Personal Accident Coverage cases can only be tried by civil courts, not Motor Accident Claims Tribunals: Madras HC
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Personal Accident Coverage cases can only be tried by civil courts, not Motor Accident Claims Tribunals: Madras HC

The Court held that since disputes concerning Personal Accident Covers are contractual in nature, they can only be dealt with by competent civil courts.

Meera Emmanuel

The Madras High Court recently held that clarified that insurance claims under Personal Accident Coverage policies cannot be adjudicated on by Motor Accident Claims Tribunals which derives its jurisdiction from the Motor Vehicles Act.

Rather, disputes concerning Personal Accident Covers, being contractual in nature, can only be taken to competent civil courts (Cholamandalam MS General Insurance Company Limited v. Ramesh Babu).

The ruling passed by Justice SM Subramaniam states,

"If a particular Personal Accident Policy is contractual in nature, then statutory liability cannot be fixed on the Insurance company. Violations of terms and conditions of contract, the party is affected or aggrieved, then entitled to approach the competent Forum to enforce the contractual obligations. Once, it is a contract and terms and conditions are agreed between the parties, which are reduced in writing and signed by the parties, then it is a contract under the provisions of the Indian Contract Act and the terms and conditions of the Contract Act are enforceable before the competent Court of Law and not before the Motor Accident Claims Tribunal under the Motor Vehicles Act."
"Only the statutory liabilities are amenable to the jurisdiction of the Motor Accident Claims Tribunal and not the contractual liability. All such contractual liabilities are falling within the scope of the Indian Contract Act and the aggrieved persons to the contract can approach the competent Court of Law and not the Motor Accident Claims Tribunal under the Motor vehicles Act."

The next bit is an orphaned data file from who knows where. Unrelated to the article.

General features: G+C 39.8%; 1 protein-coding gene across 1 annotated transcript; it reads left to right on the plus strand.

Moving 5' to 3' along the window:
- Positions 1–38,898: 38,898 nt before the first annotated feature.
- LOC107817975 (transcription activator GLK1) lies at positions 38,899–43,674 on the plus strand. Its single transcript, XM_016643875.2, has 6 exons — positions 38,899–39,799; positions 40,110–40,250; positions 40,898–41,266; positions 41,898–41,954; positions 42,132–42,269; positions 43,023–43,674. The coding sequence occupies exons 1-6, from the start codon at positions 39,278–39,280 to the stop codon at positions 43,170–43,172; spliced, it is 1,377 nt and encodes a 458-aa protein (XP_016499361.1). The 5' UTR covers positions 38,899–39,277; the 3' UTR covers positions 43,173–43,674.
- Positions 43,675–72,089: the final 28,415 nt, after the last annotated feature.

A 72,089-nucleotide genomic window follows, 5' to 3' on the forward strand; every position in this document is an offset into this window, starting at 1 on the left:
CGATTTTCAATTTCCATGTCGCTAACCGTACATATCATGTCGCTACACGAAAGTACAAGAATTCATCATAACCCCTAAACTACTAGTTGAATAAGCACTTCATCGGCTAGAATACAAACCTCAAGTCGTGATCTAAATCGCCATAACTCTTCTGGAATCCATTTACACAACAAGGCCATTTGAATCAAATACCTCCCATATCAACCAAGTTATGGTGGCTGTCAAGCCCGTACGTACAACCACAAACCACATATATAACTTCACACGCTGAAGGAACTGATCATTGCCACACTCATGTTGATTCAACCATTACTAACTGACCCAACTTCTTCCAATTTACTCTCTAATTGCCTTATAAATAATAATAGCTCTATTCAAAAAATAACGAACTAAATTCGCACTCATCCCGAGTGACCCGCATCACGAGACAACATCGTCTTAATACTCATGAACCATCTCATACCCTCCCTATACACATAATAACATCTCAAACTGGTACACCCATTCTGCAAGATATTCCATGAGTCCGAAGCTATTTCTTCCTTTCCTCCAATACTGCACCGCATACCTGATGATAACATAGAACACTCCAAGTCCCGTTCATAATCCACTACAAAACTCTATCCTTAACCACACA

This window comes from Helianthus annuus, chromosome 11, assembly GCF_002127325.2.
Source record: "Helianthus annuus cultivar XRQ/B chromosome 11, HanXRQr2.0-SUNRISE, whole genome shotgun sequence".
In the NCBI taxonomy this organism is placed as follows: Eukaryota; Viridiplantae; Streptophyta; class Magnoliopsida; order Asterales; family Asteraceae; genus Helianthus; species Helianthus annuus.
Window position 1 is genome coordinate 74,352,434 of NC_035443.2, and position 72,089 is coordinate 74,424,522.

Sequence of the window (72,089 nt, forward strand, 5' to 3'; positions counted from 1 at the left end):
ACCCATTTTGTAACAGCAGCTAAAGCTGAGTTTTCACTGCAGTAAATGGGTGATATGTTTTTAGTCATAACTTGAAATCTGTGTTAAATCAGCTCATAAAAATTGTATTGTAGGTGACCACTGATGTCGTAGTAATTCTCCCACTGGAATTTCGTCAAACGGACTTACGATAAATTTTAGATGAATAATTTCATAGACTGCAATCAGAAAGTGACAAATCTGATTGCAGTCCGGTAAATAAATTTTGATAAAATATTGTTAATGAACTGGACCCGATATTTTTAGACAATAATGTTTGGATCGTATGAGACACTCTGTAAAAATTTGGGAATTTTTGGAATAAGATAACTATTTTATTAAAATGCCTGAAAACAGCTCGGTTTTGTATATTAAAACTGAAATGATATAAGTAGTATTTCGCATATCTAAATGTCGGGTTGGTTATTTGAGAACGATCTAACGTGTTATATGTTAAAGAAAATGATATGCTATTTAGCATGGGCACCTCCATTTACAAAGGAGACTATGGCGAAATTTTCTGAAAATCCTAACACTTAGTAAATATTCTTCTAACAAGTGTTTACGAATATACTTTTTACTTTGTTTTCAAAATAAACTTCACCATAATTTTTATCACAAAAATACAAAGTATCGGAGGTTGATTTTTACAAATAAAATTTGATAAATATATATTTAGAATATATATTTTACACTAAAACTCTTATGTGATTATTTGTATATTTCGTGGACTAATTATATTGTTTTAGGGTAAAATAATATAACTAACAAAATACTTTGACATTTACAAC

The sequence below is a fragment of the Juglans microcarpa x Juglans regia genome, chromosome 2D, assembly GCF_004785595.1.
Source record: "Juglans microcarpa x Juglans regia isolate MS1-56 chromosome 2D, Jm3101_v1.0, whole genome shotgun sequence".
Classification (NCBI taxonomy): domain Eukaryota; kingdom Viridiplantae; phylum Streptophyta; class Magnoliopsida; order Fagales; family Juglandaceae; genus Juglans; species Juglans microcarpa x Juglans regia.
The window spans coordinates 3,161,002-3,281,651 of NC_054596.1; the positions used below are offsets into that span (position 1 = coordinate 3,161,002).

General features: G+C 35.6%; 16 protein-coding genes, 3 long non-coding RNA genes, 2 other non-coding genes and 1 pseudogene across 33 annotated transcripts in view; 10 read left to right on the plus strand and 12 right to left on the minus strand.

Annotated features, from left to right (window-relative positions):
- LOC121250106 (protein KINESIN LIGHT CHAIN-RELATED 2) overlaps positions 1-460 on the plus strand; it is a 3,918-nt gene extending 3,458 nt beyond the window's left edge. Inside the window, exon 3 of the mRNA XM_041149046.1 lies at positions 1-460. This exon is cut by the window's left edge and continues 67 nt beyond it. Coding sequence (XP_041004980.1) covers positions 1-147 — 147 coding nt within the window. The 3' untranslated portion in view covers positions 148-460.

Madras High Court

It is not as if all claims for compensation can be entertained by Motor Accident Claims Tribunals, the Court said. The jurisdiction of the Tribunal is limited by the provisions of the Motor Vehicles Act, which is aimed to provide just compensation to accident victims, but which does not extend to contractual obligations that are agreed on between two parties.

Justice SM Subramaniam
Justice SM Subramaniam

As further noted in the judgment,

"There may be several policies, which all are contractual in nature. Those contractual policies are between the parties, on certain specific terms and conditions and the said contractual policy cannot be construed as statutory policy. In the absence of any statutory liability on the part of the Insurance company, the provisions of the Motor Vehicles Act cannot be invoked nor an adjudication can be done before the Tribunal. Mere contractual liability are not enforceable before the Motor Accident Claims Tribunal."

Compensation as understood in the Motor Vehicles Act cannot be equated to a benefit in a Personal Accident Cover, the Court added. The benefits under a Personal Accident Cover would have to construed strictly in accordance with the terms and conditions laid down in that policy. A tribunal cannot adjudicate on such contractual agreements to go beyond the policy agreement.

Justice Subramaniam proceeded to emphasise that a Motor Accident Claims Tribunal would be usurping the powers of a civil court if it were to adjudicate on disputes concerning contractual insurance agreements such as Personal Accident Coverage Policies.

"... such claims are to be made before the competent Forum namely before Consumer Forum or before the competent Civil Court of Law. The enforceability of the terms and conditions cannot be adjudicated as such contractual policies are unconnected with the scope of the provisions of the Motor Vehicles Act, more specifically, under Section 147 of the Motor Vehicles Act... If such contractual liabilities are adjudicated before the Motor Accident Claims Tribunal, then the Tribunal are exercising excess jurisdiction, which is not contemplated nor conferred under the provisions of the Motor Vehicles Act."

In view of these findings, the Court proceeded to allow an insurance company's appeal before it in whereby a Motor Accidents Claims Tribunal's ruling in a dispute over personal accident coverage was challenged.

The insurance claimant in this case had crashed his car into a tree by the roadside.

On noting that the personal policy in this case was in the nature of a contract, and in view of its findings on the jurisdiction of the Tribunal in such cases, the High Court proceeded to set aside the challlenged Tribunal ruling.

Read the Judgment:

Cholamandalam MS General Insurance Company Limited v. Ramesh Babu.pdf
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